The elimination of George.
Harrison remains. *Barely*.
“They got his knee, which knocked out the rest of his leg — sorry. A thumb was missing from the hand but they were able to regrow it with the intact others. Don’t ask about the procedure. It’s messy, complicated. But without that hand, that regrowth…”
“He wouldn’t be able to play the guitar,” the other in the room finished for Dr. Diper, fresh from the surgery. “Thank you.”
“The red and green almost got him this time,” warned the doctor. “Best not to send him back out to war.”
“Oh, we won’t. Denisce just made a bad decision sending him over there. It’s in her name, you know, bad and good.”
The doctor paused with this, then said, “oh yeah,” as he got it. “Denisce. I forgot it could be spelled that way.”
“Almost,” replied the other. Probably Marty at this point, since he’s so concerned with the hand and its dexterity. “Will he lose any chords? I don’t mean vocal chords obviously (Dr. Diper snickers here, since both knew the head wasn’t involved — nice break in the seriousness) but guitar chords. Can… will he be able to play…”
“All your songs,” the doctor finishes a sentence in turn. Like tennis they were this day, battering concerns back and forth across a net that is the separation between people. Good and bad. Sometimes it’s absolutely necessary. “Wellll.”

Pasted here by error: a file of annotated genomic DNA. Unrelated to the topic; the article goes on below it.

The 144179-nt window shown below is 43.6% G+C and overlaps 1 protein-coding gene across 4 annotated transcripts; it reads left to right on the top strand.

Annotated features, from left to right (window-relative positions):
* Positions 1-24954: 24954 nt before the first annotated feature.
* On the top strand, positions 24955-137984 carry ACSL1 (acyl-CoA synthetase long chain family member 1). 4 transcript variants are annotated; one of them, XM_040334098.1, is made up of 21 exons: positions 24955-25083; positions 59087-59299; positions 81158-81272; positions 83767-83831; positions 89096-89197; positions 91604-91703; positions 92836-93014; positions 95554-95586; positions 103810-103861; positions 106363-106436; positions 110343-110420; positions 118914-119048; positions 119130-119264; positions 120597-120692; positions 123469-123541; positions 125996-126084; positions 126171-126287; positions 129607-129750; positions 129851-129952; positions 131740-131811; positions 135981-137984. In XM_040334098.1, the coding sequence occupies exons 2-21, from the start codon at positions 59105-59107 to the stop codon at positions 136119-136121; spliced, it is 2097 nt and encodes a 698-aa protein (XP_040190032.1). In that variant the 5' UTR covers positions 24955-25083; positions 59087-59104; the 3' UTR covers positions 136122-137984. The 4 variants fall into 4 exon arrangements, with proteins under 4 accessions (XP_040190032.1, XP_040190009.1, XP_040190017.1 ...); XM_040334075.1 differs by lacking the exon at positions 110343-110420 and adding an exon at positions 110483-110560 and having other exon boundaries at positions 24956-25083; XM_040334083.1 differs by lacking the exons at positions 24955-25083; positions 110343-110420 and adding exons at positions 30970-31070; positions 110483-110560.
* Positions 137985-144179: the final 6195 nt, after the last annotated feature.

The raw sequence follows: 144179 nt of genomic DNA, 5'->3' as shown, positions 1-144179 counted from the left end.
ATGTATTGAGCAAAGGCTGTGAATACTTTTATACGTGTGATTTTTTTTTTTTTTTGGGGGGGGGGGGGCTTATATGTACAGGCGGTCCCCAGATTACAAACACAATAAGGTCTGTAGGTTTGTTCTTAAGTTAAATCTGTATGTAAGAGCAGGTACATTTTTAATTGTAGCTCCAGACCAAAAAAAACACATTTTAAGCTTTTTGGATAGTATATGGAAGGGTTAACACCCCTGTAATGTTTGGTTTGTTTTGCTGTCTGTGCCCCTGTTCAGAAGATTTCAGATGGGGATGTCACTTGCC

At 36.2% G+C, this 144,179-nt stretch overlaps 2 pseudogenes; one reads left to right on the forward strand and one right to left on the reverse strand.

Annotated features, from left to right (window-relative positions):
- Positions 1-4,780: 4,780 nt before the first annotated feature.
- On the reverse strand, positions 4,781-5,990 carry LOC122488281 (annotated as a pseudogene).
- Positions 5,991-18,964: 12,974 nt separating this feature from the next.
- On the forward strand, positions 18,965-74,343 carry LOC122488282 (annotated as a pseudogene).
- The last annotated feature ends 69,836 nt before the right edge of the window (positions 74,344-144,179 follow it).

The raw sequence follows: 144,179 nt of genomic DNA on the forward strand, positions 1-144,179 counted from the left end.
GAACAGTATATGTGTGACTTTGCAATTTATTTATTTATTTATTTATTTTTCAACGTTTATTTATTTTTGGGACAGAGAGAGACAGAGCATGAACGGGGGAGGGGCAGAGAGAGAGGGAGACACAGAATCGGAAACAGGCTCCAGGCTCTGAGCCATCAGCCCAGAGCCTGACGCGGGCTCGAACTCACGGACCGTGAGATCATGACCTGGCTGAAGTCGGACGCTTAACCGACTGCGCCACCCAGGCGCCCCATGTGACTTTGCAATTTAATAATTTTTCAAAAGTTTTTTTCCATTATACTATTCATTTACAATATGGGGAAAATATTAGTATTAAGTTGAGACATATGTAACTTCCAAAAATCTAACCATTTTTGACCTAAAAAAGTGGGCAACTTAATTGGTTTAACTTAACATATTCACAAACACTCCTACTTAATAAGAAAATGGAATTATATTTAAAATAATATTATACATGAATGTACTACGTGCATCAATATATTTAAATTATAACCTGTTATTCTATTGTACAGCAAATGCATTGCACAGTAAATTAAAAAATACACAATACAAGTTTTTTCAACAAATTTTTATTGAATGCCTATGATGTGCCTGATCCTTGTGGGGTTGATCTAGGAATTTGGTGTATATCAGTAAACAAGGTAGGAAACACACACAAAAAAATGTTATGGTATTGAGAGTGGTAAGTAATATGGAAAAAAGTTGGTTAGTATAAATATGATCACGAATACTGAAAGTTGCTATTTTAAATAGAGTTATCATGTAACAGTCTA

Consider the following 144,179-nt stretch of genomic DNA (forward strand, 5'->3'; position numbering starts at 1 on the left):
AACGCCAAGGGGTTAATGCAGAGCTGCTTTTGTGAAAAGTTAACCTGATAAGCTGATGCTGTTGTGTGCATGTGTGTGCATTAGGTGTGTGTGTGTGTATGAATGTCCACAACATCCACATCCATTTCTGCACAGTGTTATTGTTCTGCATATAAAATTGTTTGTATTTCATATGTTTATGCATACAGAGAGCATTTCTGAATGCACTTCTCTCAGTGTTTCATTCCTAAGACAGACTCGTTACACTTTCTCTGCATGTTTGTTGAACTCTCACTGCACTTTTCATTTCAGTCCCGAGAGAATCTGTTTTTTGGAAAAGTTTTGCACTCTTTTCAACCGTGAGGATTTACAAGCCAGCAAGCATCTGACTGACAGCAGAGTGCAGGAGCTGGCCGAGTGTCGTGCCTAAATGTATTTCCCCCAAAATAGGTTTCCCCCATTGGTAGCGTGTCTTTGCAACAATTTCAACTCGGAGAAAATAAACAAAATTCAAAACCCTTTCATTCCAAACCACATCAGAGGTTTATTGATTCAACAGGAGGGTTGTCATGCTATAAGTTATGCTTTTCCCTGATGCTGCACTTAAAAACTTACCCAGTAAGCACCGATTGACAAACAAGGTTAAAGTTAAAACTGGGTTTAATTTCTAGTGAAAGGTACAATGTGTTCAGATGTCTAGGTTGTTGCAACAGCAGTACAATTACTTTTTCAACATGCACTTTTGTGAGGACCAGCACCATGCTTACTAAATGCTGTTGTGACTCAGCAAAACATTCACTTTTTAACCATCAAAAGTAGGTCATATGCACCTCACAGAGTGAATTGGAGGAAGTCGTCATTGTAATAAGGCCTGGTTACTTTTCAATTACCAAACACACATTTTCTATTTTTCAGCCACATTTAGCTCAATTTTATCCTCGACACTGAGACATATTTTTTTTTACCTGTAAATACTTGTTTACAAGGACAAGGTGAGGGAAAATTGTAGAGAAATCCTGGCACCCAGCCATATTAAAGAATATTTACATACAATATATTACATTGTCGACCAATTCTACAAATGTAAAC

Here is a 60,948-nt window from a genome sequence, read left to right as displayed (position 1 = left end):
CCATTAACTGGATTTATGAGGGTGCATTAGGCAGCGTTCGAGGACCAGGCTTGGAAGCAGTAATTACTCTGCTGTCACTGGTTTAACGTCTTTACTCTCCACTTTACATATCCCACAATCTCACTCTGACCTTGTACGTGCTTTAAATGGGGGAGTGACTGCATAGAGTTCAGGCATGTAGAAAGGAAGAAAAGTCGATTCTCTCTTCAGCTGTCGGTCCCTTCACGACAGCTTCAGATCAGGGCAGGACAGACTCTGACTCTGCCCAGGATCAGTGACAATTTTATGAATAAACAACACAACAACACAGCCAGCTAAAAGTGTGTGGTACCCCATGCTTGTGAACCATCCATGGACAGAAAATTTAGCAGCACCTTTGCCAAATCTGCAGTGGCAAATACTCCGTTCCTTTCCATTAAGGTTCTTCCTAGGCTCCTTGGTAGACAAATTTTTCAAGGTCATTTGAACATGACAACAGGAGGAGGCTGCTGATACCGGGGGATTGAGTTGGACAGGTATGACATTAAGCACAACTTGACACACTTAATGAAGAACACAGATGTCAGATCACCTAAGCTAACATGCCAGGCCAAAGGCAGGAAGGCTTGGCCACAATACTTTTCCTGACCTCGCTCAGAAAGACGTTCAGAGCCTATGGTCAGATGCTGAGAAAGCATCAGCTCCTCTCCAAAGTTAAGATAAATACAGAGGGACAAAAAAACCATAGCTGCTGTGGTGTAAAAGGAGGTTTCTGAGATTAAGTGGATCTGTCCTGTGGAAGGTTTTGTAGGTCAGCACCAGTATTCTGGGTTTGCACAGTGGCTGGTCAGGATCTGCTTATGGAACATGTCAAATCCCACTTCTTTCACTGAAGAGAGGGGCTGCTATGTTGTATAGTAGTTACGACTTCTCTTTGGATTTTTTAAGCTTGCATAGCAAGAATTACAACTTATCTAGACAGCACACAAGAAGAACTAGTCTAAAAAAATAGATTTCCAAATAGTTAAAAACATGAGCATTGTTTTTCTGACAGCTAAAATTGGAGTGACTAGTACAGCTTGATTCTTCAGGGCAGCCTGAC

Nurse Jem comes in, celebratory drinks in hand. Vodka for Diper and a, let’s see, Russian Roulette for Marty, a new drink he claimed to have concocted on the spot back at the hotel after the San Francisco concert in Candlestick Park, knocking it out alongside a couple of new ditties: the embryonic form of “Back in the USSR” and the unreleased and seldom heard “Moby Prick”. A baad song, Georgge Martin proclaimed upon hearing it back in England. “Hey, we’re the f-ing Beetles, Martin. Leave us alone!” exclaimed Marty after the judgment, but then the others admitted it was sour instead of sweet too and he let the matter drop, song unrefined and left in a raw, unprocessed form. They all secretly felt it was about Marty and his character, though, but to voice this out loud would be character assassination. He was just that much of a prick. At the time — he mellowed out later. After he died.
(to be continued)